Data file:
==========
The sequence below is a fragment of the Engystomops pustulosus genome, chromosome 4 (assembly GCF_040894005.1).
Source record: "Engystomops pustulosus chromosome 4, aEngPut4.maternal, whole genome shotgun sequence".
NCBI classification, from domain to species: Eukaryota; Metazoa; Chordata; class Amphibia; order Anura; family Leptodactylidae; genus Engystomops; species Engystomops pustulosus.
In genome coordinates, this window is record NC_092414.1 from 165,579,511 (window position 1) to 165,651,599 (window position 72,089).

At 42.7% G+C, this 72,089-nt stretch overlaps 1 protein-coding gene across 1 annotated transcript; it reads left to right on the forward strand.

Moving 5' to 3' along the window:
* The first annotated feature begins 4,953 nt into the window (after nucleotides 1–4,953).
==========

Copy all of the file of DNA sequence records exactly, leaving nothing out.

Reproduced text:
The sequence below is a fragment of the Engystomops pustulosus genome, chromosome 4 (assembly GCF_040894005.1).
Source record: "Engystomops pustulosus chromosome 4, aEngPut4.maternal, whole genome shotgun sequence".
NCBI classification, from domain to species: Eukaryota; Metazoa; Chordata; class Amphibia; order Anura; family Leptodactylidae; genus Engystomops; species Engystomops pustulosus.
In genome coordinates, this window is record NC_092414.1 from 165,579,511 (window position 1) to 165,651,599 (window position 72,089).

At 42.7% G+C, this 72,089-nt stretch overlaps 1 protein-coding gene across 1 annotated transcript; it reads left to right on the forward strand.

Moving 5' to 3' along the window:
* The first annotated feature begins 4,953 nt into the window (after nucleotides 1–4,953).